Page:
Called to create: Local Catholic author reflects on reigniting creativity

By Mary Potter Kenyon

Special to The Witness

For years I struggled for the solitude and idleness conducive to creativity. As a homeschooling mother of eight children, I immersed myself in a style of mothering that consumed my time and energy, much like my mother before me. Yet, despite raising ten children in poverty, Mom had served an example of incorporating creativity into everything she did, from canning garden produce to creating hand-stitched quilts, wall-hangings and paintings on barn boards and canvas. She was the kind of woman who picked up a chisel at age 42 to carve a piece of wood into a statue.

By the world’s standards, Mom left little of material value behind when she died in November 2010. When my siblings and I divided her things, it was the remaining woodcarvings, paintings, homemade teddy bears, and quilts that each of us ­wanted.

What Mom did leave was a legacy of faith and creativity. After her death, I decided to take my writing seriously. For months that winter I utilized her empty house as a private writing retreat, spending hours writing, praying, and grieving. The following spring, I spoke on creativity to a group of young homeschooling mothers. Later, I did a program for women at the other end of the spectrum, in their seventies and eighties.

The young mothers lamented a lack of time for creative endeavors. The comments from the older group, however, were heart-breaking, ranging from “I don’t have any talent” to “It’s too late for me now.” Those reactions led me to jot down an outline for a future book on the topic. Six years and hundreds of topical research hours later, after quitting a job that was killing my own creativity, I picked up the outline and began writing. “Called to Be Creative: A Guide to Reigniting Your Creativity” was released by Familius Publishing Aug. 18.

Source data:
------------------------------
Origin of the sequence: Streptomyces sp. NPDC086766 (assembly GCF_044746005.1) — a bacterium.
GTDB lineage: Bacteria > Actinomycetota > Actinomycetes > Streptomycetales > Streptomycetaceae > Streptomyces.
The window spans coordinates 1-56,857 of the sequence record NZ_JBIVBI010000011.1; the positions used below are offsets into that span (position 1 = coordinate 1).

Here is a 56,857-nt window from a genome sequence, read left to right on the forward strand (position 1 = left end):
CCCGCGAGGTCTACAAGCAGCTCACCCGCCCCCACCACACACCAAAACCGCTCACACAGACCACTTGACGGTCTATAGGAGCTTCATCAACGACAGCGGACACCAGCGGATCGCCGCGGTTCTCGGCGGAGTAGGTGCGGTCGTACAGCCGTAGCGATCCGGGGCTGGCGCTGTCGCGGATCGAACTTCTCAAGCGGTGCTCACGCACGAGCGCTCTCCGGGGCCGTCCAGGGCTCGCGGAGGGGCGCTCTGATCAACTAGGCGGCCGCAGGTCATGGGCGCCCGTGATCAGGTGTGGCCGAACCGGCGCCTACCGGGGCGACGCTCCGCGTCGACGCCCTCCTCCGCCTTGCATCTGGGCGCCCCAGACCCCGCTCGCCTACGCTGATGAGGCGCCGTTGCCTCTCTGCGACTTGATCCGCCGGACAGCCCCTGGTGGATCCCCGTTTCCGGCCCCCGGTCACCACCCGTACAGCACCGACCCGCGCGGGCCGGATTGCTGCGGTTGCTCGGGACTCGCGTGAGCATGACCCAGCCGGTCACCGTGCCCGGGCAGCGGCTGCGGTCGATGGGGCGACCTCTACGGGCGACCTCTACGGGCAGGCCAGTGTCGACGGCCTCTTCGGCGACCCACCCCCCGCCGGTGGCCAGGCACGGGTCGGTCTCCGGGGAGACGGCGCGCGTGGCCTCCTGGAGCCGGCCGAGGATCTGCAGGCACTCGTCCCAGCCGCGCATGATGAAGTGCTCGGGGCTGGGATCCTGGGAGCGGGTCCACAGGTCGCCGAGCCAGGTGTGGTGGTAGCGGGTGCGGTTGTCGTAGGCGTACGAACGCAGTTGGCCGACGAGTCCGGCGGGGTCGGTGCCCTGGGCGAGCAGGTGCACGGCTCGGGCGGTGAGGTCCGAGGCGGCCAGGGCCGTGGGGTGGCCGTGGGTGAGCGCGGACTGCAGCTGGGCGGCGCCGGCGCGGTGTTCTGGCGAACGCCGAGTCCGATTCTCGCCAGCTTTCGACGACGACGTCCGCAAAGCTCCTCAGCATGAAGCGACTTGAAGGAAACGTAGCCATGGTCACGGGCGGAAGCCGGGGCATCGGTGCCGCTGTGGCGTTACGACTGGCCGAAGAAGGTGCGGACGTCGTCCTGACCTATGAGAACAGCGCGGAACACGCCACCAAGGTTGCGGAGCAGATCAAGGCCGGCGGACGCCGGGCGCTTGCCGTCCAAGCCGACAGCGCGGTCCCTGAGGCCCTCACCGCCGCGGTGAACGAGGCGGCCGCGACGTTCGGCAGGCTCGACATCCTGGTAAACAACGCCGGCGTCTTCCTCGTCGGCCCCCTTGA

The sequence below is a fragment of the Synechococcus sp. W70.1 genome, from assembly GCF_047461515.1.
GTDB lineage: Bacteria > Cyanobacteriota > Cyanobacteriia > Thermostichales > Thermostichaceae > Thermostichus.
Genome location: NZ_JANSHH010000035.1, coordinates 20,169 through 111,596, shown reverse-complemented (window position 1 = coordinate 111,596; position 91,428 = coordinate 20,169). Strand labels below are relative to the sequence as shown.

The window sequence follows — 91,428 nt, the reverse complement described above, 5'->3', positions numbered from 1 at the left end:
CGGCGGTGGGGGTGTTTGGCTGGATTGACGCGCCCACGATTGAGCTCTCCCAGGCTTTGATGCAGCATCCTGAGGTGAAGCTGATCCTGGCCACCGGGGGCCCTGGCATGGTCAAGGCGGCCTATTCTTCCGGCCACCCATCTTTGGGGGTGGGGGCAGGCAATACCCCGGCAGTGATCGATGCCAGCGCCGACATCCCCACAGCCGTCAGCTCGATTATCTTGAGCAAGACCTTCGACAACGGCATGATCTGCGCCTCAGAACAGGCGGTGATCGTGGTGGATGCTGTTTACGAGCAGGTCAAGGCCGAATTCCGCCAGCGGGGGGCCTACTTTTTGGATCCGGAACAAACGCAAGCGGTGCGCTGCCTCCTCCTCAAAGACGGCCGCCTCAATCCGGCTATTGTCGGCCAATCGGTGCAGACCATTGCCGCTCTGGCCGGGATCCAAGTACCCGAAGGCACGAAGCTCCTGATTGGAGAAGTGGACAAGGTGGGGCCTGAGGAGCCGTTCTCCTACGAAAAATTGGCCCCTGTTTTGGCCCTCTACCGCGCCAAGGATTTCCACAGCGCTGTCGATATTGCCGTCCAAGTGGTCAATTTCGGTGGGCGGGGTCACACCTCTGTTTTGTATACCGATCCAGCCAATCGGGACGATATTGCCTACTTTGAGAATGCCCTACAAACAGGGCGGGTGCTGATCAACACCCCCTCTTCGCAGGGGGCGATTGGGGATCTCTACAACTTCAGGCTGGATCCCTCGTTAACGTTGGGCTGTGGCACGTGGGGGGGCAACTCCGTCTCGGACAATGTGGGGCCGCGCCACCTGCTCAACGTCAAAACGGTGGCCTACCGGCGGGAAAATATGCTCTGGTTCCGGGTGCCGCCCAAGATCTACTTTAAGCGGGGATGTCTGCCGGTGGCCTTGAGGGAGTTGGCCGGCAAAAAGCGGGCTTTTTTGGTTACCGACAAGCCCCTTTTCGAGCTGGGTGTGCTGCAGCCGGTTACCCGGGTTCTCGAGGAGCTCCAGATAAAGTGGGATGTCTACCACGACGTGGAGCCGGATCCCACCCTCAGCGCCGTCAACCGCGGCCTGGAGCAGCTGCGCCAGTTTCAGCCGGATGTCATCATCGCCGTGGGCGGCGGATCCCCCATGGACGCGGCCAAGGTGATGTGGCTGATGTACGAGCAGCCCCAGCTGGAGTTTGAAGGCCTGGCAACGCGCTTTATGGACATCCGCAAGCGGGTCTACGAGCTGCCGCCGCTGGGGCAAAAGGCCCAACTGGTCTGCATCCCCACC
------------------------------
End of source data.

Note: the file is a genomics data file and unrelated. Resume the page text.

The idea that creativity is for a chosen few is absurd, considering our Creator designed us in his own image. The same God that created mountain, stream, and desert beauty, who dotted a night sky with a million points of light, endowed each of us with unique gifts. The New Living Translation of Ephesians 2:10 says: “We are God’s masterpiece. He has created us anew in Christ Jesus, so we can do the good things he planned for us long ago.”

Whether it means producing a piece of art, writing a short story, or simply bringing beauty into our home or in the lives of others, consider for a moment that we each have the capacity to be creative. The masterpiece, then, is not something we create to hang on our wall, but in ourselves as we fulfill our God-given potential, utilizing the talents he gave us.

Scientific research supports this. According to the latest findings of neuroscience and psychology we are all wired to create, and everyday life presents endless opportunities to express it.

Not only that but creating is good for us. In 2010 the American Journal of Public Health analyzed more than 100 studies, revealing how practicing various forms of art improved medical outcomes and reduced depression, stress, and anxiety.

There will never be a more perfect time to practice creativity than right now. Creativity begets more creativity, seeping into everyday life. Once that happens, our life becomes the masterpiece God intended.

Mary Potter Kenyon lives a creative life in Dubuque with her youngest daughter. She is Program Coordinator for Shalom Spirituality Center. Mary is widely published in newspapers, magazines and anthologies, and the author of seven books, including the newly released “Called to Be Creative: A Guide to Reigniting Your Creativity.” Learn more about Mary at www.marypotterkenyon.com.

 Cover image: Mary Potter Kenyon